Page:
Rethinking Harmony: Reflections on a residency at Cyril Jackson Senior Campus ArtsHouse

Words by Elizabeth Pedler

October 2018 to April 2019
ArtsHouse Cyril Jackson Senior Campus Residency

From October 2018 - April 2019 I was artist-in-residence at ArtsHouse, a residency program supported by Artsource and the Copyright Agency, located within Cyril Jackson Senior Campus (CJSC) in Bassendean. The residency culminated in eight projects produced by the students, for Harmony Day in March 2019, exploring and expanding on the concept of harmony.
Before I was artist-in-residence, I went to ArtsHouse at CJSC to write an article about Sharyn Egan’s residency for Artsource (the article was published last year on the Artsource website). I was immediately impressed by the school’s approach to learning, and the design of the ArtsHouse program to bring artists in to contact with students. As I continued the conversation with Marie Molloy (the ArtsHouse coordinator) I came to appreciate and be inspired by the focus on building a community around creative practice, and how artists were folded into the educational environment at the school. Our conversation turned to my own practice and from there began a series of conversations leading to, and continuing through, my six-month residency at CJSC.

The residency, like much of my practice, focused on a dialogic approach to collaboration. Practice as dialogue is a concept I’ve been circling for some time. My creative focus is on experience and engagement rather than specific materials, which often leads to interactive, participatory, or collaborative artworks. Something I’ve discovered through my practice is the importance to any dialogue, of listening.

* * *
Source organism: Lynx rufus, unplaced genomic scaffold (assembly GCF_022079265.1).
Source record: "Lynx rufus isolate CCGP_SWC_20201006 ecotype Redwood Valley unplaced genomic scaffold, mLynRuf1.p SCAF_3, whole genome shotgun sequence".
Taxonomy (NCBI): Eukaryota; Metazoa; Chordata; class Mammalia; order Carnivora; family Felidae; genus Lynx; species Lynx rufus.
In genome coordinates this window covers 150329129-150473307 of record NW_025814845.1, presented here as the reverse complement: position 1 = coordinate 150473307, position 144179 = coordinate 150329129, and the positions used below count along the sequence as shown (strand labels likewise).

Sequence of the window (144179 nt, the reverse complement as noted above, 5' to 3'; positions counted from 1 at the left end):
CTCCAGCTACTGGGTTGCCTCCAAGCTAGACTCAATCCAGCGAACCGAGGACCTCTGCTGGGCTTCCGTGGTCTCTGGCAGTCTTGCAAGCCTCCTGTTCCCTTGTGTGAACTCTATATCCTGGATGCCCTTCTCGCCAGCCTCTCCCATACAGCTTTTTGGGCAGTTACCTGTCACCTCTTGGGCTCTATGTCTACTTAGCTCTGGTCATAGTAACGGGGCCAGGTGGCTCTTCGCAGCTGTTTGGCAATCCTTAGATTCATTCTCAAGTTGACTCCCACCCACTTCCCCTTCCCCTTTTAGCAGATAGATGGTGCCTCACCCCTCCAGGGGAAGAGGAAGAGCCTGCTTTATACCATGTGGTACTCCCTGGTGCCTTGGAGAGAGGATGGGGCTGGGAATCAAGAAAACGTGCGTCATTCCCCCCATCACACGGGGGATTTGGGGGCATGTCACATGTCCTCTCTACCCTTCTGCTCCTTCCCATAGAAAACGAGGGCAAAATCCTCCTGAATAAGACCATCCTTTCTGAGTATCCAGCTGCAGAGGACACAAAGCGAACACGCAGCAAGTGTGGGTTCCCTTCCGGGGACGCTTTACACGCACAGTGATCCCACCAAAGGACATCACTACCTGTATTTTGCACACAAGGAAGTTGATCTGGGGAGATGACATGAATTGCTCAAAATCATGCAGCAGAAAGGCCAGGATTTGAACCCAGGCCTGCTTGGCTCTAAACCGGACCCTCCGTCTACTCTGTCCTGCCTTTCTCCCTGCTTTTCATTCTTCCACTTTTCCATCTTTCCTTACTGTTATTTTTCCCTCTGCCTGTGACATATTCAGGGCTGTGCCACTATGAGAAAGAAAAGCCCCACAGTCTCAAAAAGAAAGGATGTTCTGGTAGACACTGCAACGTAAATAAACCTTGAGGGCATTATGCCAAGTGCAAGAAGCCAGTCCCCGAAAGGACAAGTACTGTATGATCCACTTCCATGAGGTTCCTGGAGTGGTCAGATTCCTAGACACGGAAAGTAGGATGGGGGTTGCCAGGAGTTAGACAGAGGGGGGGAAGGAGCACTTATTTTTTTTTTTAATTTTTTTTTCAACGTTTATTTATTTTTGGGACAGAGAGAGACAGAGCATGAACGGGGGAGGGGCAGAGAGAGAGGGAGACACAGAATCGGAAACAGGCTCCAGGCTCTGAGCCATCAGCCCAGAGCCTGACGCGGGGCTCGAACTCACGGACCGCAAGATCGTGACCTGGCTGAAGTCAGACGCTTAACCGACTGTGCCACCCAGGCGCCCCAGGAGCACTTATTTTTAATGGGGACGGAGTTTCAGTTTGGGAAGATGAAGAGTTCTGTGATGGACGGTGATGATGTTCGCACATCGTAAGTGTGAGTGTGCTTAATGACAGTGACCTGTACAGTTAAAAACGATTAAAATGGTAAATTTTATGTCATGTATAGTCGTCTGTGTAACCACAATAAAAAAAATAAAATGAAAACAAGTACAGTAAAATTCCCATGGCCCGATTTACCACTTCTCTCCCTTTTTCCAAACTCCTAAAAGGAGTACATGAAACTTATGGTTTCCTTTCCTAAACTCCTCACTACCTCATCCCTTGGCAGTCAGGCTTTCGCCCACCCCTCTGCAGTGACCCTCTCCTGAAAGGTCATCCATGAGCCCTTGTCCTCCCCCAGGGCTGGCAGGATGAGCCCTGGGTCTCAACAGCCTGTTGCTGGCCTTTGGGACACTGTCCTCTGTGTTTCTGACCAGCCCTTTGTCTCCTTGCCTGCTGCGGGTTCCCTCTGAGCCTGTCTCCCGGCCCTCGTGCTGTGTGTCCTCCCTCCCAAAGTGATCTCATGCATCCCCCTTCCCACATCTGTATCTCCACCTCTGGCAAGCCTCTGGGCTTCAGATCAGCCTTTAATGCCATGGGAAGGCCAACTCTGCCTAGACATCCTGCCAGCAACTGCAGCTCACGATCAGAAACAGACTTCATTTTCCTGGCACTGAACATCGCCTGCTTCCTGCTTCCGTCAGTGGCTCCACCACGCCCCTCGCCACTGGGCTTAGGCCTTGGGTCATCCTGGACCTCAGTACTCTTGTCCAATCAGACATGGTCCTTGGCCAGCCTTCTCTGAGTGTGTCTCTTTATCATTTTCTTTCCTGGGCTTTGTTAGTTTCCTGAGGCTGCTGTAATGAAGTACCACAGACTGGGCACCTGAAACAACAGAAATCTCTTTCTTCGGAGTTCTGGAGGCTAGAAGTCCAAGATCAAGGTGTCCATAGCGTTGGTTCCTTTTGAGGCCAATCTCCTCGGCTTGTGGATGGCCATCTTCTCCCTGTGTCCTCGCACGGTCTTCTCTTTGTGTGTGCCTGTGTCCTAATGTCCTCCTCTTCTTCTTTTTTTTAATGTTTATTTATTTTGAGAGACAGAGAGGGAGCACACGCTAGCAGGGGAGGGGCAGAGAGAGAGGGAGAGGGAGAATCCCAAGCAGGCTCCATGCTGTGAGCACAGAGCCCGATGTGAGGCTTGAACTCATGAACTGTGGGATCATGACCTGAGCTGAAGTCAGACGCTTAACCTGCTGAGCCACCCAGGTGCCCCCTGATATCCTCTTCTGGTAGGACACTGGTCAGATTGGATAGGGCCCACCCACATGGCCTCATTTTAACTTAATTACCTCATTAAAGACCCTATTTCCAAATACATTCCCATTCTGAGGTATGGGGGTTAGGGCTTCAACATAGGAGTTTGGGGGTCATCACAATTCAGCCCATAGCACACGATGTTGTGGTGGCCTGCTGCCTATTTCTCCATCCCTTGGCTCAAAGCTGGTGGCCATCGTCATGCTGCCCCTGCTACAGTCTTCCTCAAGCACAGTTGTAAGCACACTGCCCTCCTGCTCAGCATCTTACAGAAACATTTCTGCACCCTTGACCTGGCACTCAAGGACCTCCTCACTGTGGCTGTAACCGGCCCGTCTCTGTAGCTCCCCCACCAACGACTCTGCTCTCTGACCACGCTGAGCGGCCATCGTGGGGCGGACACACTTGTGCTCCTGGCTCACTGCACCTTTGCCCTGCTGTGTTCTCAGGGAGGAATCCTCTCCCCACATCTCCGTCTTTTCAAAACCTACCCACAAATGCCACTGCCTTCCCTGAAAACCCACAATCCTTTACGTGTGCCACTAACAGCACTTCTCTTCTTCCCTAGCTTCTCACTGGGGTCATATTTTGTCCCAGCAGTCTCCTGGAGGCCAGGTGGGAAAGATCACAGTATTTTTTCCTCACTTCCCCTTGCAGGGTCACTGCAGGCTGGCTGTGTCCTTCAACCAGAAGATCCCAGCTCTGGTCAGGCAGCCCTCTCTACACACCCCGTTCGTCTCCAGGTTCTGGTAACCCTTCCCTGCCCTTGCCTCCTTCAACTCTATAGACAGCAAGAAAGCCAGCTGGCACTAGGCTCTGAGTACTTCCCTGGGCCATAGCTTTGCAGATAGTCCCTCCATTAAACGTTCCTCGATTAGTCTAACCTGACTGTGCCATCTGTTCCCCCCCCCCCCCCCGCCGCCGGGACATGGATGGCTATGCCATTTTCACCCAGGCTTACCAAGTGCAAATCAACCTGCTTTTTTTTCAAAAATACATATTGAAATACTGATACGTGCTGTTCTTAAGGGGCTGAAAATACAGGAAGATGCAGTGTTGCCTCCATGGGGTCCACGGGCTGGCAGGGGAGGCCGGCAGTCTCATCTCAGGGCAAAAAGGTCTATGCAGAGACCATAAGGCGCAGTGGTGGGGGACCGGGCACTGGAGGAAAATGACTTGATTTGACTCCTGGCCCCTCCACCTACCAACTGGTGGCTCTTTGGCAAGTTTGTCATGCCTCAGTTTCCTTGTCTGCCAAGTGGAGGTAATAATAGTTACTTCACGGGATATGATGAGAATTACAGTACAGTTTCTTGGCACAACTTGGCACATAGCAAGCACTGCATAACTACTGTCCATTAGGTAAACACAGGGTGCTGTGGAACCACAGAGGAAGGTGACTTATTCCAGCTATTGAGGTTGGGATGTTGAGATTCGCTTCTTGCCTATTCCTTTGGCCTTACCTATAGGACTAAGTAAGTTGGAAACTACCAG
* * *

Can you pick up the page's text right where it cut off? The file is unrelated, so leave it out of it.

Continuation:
Listening was foremost during the residency at CJSC. The first half of the residency, Term 4 of 2018, was devoted to research. Through listening and observing, I began to approach and understand the residency and the school. I spent time in classrooms talking to students about their work, interviewing teachers and watching how students related to the teachers, the space, their work, each other and to me. From this experience at the school, a few things stood out. Harmony Day, and the concept of Harmony, was a focal point for the school. The students themselves also stood out as particularly mature, with many of them approaching their classes more like a workspace than a school environment. The teachers revealed a passion and appreciation for the experience of their students, sharing with me their insights into how the culture of the school is formed, and how the ArtsHouse program fits into and extends that culture.
From this research, I was interested in how harmony was something shaped and understood by both the students and staff of CJSC. Through conversations with several staff members, I began leaning towards a project exploring harmony, and invited students to contribute what harmony means to them. I developed a series of workshops to draw out and reveal the complexities and depth of a concept that is often applied very broadly.

These workshops took place in Term 1, across four short weeks before Harmony Day. I spent three sessions, 90 minutes each, with each group. I worked with seven groups, some of which were two classes brought together, from the varied learning areas of Photography, General Art, Community Service, Health, Educational Support, and Drama. The first workshop with each group began with a listening exercise, a moment of mindfulness to open a space for inward contemplation. In the first workshop, each group wrote a manifesto about 120 words long; a unique and powerful expression of what harmony meant to them.